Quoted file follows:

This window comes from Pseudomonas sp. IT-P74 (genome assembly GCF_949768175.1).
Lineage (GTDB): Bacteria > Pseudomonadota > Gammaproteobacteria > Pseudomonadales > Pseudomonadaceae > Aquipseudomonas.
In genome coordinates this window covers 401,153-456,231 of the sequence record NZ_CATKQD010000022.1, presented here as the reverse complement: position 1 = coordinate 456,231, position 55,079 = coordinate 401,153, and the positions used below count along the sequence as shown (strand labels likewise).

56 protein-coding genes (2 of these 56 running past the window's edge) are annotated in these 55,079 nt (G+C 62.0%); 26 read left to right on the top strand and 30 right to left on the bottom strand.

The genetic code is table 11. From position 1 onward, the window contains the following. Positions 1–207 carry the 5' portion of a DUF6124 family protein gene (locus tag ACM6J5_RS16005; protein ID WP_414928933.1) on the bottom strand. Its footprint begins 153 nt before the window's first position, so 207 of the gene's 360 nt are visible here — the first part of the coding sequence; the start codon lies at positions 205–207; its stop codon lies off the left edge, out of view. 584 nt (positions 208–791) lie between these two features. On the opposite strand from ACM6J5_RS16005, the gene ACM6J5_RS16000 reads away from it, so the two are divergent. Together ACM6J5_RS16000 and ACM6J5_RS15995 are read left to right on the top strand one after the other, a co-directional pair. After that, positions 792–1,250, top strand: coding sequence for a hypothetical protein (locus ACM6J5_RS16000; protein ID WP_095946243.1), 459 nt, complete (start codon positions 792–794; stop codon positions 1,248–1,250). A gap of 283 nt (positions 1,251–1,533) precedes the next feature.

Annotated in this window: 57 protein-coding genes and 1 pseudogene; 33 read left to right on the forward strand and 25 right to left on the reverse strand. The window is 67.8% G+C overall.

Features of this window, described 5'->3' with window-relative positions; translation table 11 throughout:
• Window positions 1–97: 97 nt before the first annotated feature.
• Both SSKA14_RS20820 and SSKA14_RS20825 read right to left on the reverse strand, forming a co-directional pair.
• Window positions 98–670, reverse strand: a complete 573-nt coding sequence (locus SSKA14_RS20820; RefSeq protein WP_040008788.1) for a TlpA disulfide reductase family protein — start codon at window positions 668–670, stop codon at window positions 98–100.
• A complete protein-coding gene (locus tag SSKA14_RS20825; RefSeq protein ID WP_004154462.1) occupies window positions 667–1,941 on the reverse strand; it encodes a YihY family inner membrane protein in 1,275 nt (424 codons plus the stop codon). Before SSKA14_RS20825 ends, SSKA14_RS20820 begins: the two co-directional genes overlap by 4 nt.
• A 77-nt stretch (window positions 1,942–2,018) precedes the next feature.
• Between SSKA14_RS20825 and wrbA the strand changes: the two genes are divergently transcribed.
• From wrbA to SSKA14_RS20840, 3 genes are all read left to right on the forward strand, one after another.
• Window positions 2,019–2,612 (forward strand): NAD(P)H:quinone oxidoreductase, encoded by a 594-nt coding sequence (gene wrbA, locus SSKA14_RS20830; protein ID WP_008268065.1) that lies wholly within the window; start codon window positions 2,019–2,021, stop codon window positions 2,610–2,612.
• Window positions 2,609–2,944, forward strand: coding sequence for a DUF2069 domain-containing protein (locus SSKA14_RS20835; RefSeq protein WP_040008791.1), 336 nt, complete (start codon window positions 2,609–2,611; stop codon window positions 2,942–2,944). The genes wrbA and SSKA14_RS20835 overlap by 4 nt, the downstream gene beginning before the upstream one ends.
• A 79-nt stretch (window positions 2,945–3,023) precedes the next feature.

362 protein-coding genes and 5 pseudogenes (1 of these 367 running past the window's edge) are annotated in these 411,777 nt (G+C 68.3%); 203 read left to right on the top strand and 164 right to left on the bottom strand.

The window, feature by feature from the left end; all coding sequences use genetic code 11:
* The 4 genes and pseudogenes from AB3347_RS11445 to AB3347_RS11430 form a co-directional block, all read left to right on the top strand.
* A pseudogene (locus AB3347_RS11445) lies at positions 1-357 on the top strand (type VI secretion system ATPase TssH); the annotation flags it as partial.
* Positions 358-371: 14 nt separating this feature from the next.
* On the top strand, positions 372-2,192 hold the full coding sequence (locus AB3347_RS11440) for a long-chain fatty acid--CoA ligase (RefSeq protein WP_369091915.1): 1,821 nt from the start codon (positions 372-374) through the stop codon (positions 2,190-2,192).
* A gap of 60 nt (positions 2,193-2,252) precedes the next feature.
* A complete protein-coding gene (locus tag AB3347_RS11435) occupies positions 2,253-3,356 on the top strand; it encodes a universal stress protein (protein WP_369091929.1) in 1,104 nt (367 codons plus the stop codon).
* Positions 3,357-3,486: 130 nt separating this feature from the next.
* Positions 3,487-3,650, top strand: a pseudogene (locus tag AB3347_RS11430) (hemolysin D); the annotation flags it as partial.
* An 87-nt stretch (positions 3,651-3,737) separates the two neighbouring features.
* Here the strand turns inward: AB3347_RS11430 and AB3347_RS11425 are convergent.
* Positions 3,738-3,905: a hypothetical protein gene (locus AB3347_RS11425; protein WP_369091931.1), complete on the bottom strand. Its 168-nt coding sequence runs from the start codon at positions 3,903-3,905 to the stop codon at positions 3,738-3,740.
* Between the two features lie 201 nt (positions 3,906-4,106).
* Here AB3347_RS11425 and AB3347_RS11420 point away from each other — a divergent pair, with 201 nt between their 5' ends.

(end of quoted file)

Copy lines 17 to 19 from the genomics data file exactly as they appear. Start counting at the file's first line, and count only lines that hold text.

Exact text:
• A 79-nt stretch (window positions 2,945–3,023) precedes the next feature.

362 protein-coding genes and 5 pseudogenes (1 of these 367 running past the window's edge) are annotated in these 411,777 nt (G+C 68.3%); 203 read left to right on the top strand and 164 right to left on the bottom strand.

The window, feature by feature from the left end; all coding sequences use genetic code 11: